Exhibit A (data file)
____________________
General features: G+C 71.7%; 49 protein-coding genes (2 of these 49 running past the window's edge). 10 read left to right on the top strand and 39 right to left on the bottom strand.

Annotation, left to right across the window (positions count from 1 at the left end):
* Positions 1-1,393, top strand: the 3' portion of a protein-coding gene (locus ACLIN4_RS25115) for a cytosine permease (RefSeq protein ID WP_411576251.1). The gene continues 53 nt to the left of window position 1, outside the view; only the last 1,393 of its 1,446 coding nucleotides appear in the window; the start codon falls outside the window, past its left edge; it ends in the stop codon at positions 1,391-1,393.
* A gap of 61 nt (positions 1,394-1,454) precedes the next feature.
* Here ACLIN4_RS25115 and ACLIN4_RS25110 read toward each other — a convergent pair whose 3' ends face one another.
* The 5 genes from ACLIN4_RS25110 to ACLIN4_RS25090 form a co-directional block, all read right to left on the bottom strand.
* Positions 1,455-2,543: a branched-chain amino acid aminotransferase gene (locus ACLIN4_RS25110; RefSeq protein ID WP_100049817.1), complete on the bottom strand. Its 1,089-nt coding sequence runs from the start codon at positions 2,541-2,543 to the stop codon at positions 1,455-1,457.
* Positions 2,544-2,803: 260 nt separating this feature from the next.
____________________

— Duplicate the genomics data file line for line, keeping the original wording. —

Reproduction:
General features: G+C 71.7%; 49 protein-coding genes (2 of these 49 running past the window's edge). 10 read left to right on the top strand and 39 right to left on the bottom strand.

Annotation, left to right across the window (positions count from 1 at the left end):
* Positions 1-1,393, top strand: the 3' portion of a protein-coding gene (locus ACLIN4_RS25115) for a cytosine permease (RefSeq protein ID WP_411576251.1). The gene continues 53 nt to the left of window position 1, outside the view; only the last 1,393 of its 1,446 coding nucleotides appear in the window; the start codon falls outside the window, past its left edge; it ends in the stop codon at positions 1,391-1,393.
* A gap of 61 nt (positions 1,394-1,454) precedes the next feature.
* Here ACLIN4_RS25115 and ACLIN4_RS25110 read toward each other — a convergent pair whose 3' ends face one another.
* The 5 genes from ACLIN4_RS25110 to ACLIN4_RS25090 form a co-directional block, all read right to left on the bottom strand.
* Positions 1,455-2,543: a branched-chain amino acid aminotransferase gene (locus ACLIN4_RS25110; RefSeq protein ID WP_100049817.1), complete on the bottom strand. Its 1,089-nt coding sequence runs from the start codon at positions 2,541-2,543 to the stop codon at positions 1,455-1,457.
* Positions 2,544-2,803: 260 nt separating this feature from the next.